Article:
Year to Date 2022

Total U.S. carload traffic for the first six months of this year came in at 5,993,917, down 0.1%, or 8,823 carloads, from first-half 2021; and 6,878,726 intermodal units, down 6.2%, or 453,282 containers and trailers.

Total combined U.S. traffic for the first 26 weeks of 2022 was 12,872,643 carloads and intermodal units, a 3.5% dip from last year.

Week 26 (Ending July 2, 2022)

Total U.S. weekly rail traffic was 500,285 carloads and intermodal units, down 2.5% compared with the same week in 2021.

This is the 19th consecutive week that total traffic has declined. (Total traffic gains were last seen in Week 7, which ended Feb. 17, 2022.) 

Total carloads for the week ending July 2, 2022 came in at 234,561, down 1% from the same week in 2021, while U.S. weekly intermodal volume was 265,724 containers and trailers, down 3.7% from last year.

Four of the 10 carload commodity groups posted gains compared with the same week in 2021. They included grain, up 3,040 carloads, to 22,904; farm products excluding grain, and food, up 743 carloads, to 16,287; and nonmetallic minerals, up 219 carloads, to 32,506. Commodity groups that posted declines included coal, down 2,003 carloads, to 64,375; miscellaneous carloads, down 1,843 carloads, to 9,011; and metallic ores and metals, down 1,113 carloads, to 22,159.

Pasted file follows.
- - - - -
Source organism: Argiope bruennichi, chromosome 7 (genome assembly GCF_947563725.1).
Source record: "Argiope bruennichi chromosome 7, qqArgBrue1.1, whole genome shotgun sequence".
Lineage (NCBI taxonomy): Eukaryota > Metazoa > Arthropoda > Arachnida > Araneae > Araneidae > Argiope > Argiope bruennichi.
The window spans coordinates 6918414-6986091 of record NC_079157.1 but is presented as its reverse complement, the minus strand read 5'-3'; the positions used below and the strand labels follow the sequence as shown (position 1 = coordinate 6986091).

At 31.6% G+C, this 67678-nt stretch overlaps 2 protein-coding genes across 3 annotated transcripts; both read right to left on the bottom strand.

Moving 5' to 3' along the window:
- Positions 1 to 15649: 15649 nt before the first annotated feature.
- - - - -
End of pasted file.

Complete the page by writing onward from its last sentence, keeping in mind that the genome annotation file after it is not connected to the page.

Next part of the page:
North American rail volume for the week ending July 2, 2022, on 12 reporting U.S., Canadian and Mexican railroads totaled 330,619 carloads, down 0.4% from the same week last year, and 350,823 intermodal units, down 1.5% compared with last year. Total combined weekly rail traffic in North America was 681,442 carloads and intermodal units, down 0.9%. North American rail volume for the first 26 weeks of 2022 was 17,553,714 carloads and intermodal units, down 3.6% from 2021.

Canadian railroads reported 76,963 carloads for the week, up 5.7%, and 69,631 intermodal units, up 8.8% from the same week in 2021. For the first 26 weeks of 2022, they reported cumulative rail traffic volume of 3,724,167 carloads, containers and trailers, down 5.1%.

Mexican railroads reported 19,095 carloads for the week, down 13.1% vs. the same point in 2021, and 15,468 intermodal units, down 4%. Their cumulative volume for the first 26 weeks of 2022 was 956,904 carloads and intermodal containers and trailers, up 0.9% compared with last year.